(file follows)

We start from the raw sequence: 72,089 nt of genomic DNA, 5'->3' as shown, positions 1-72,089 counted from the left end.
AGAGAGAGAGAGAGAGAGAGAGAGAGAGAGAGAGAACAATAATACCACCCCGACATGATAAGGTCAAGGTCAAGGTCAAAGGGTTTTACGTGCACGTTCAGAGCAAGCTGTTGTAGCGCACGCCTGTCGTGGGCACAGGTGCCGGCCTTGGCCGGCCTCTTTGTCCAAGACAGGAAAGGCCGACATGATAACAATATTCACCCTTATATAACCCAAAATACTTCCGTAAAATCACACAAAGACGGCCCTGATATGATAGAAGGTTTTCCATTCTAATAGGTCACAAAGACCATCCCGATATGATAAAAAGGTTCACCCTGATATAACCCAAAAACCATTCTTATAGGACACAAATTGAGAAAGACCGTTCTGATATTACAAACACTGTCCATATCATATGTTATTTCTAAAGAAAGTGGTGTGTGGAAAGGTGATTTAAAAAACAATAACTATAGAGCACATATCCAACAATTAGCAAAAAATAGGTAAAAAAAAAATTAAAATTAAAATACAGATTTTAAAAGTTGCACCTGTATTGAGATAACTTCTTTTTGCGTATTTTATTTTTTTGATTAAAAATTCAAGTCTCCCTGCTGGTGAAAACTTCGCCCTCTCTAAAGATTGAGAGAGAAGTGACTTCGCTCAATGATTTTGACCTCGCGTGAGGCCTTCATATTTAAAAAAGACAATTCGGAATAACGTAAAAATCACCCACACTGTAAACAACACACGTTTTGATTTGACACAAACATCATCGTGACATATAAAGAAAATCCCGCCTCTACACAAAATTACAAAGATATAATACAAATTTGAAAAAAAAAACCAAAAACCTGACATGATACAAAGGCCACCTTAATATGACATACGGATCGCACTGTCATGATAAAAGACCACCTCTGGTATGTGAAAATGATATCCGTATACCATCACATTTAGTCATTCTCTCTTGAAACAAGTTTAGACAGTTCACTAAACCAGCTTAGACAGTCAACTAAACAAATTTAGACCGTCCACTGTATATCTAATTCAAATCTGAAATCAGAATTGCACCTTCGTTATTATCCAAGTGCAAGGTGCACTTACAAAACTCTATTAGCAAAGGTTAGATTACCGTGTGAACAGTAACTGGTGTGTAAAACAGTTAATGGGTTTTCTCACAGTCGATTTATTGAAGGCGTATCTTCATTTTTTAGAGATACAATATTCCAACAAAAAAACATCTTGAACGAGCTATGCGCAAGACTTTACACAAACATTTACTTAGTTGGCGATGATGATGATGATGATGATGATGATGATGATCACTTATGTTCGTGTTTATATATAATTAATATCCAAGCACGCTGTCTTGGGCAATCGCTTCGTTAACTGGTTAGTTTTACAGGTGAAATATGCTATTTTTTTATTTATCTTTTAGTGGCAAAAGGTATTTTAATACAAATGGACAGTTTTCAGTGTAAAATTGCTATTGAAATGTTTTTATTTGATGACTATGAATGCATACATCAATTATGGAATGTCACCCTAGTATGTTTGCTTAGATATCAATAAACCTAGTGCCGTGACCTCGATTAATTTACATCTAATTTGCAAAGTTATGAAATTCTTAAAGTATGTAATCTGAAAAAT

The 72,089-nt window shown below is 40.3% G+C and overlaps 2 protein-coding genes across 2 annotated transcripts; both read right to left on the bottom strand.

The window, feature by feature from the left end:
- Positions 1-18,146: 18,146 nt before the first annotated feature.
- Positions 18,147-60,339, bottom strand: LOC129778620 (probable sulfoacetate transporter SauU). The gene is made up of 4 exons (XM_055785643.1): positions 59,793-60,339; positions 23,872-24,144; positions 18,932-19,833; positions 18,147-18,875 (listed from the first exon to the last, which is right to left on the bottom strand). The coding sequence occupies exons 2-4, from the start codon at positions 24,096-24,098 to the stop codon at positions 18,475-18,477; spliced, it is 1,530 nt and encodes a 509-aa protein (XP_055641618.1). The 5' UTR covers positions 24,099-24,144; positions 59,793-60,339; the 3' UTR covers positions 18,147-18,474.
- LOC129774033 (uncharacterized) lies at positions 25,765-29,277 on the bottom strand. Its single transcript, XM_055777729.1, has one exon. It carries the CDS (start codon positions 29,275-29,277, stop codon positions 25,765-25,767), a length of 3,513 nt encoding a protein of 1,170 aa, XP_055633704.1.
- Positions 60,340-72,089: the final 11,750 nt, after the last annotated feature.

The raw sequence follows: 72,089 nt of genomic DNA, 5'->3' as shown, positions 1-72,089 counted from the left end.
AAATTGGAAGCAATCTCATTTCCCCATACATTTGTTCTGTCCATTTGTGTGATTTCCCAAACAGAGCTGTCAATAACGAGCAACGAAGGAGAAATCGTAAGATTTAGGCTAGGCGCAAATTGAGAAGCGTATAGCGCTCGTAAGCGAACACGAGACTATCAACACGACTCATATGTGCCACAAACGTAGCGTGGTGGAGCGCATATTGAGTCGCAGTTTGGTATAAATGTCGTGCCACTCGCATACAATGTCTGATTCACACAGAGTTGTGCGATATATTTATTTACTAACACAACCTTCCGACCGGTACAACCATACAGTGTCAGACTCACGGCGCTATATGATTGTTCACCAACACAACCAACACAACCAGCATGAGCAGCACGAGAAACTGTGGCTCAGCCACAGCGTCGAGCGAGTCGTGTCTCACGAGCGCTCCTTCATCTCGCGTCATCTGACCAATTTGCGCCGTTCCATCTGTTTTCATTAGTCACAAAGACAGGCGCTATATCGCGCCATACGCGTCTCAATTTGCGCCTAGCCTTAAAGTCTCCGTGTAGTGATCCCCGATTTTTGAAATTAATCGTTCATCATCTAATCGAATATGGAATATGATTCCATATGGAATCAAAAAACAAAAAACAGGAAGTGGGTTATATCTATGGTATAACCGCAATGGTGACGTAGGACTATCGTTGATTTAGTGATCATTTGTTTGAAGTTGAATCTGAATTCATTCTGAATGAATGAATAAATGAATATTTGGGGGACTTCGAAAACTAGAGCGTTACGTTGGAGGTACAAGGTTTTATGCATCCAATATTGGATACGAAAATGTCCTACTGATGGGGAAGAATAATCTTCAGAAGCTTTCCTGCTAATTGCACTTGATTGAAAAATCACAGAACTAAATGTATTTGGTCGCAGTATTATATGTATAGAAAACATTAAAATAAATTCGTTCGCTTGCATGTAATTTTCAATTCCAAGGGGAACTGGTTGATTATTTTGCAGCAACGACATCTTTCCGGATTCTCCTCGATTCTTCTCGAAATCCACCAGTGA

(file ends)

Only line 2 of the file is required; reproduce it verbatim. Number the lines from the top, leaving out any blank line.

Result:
AGAGAGAGAGAGAGAGAGAGAGAGAGAGAGAGAGAACAATAATACCACCCCGACATGATAAGGTCAAGGTCAAGGTCAAAGGGTTTTACGTGCACGTTCAGAGCAAGCTGTTGTAGCGCACGCCTGTCGTGGGCACAGGTGCCGGCCTTGGCCGGCCTCTTTGTCCAAGACAGGAAAGGCCGACATGATAACAATATTCACCCTTATATAACCCAAAATACTTCCGTAAAATCACACAAAGACGGCCCTGATATGATAGAAGGTTTTCCATTCTAATAGGTCACAAAGACCATCCCGATATGATAAAAAGGTTCACCCTGATATAACCCAAAAACCATTCTTATAGGACACAAATTGAGAAAGACCGTTCTGATATTACAAACACTGTCCATATCATATGTTATTTCTAAAGAAAGTGGTGTGTGGAAAGGTGATTTAAAAAACAATAACTATAGAGCACATATCCAACAATTAGCAAAAAATAGGTAAAAAAAAAATTAAAATTAAAATACAGATTTTAAAAGTTGCACCTGTATTGAGATAACTTCTTTTTGCGTATTTTATTTTTTTGATTAAAAATTCAAGTCTCCCTGCTGGTGAAAACTTCGCCCTCTCTAAAGATTGAGAGAGAAGTGACTTCGCTCAATGATTTTGACCTCGCGTGAGGCCTTCATATTTAAAAAAGACAATTCGGAATAACGTAAAAATCACCCACACTGTAAACAACACACGTTTTGATTTGACACAAACATCATCGTGACATATAAAGAAAATCCCGCCTCTACACAAAATTACAAAGATATAATACAAATTTGAAAAAAAAAACCAAAAACCTGACATGATACAAAGGCCACCTTAATATGACATACGGATCGCACTGTCATGATAAAAGACCACCTCTGGTATGTGAAAATGATATCCGTATACCATCACATTTAGTCATTCTCTCTTGAAACAAGTTTAGACAGTTCACTAAACCAGCTTAGACAGTCAACTAAACAAATTTAGACCGTCCACTGTATATCTAATTCAAATCTGAAATCAGAATTGCACCTTCGTTATTATCCAAGTGCAAGGTGCACTTACAAAACTCTATTAGCAAAGGTTAGATTACCGTGTGAACAGTAACTGGTGTGTAAAACAGTTAATGGGTTTTCTCACAGTCGATTTATTGAAGGCGTATCTTCATTTTTTAGAGATACAATATTCCAACAAAAAAACATCTTGAACGAGCTATGCGCAAGACTTTACACAAACATTTACTTAGTTGGCGATGATGATGATGATGATGATGATGATGATGATCACTTATGTTCGTGTTTATATATAATTAATATCCAAGCACGCTGTCTTGGGCAATCGCTTCGTTAACTGGTTAGTTTTACAGGTGAAATATGCTATTTTTTTATTTATCTTTTAGTGGCAAAAGGTATTTTAATACAAATGGACAGTTTTCAGTGTAAAATTGCTATTGAAATGTTTTTATTTGATGACTATGAATGCATACATCAATTATGGAATGTCACCCTAGTATGTTTGCTTAGATATCAATAAACCTAGTGCCGTGACCTCGATTAATTTACATCTAATTTGCAAAGTTATGAAATTCTTAAAGTATGTAATCTGAAAAAT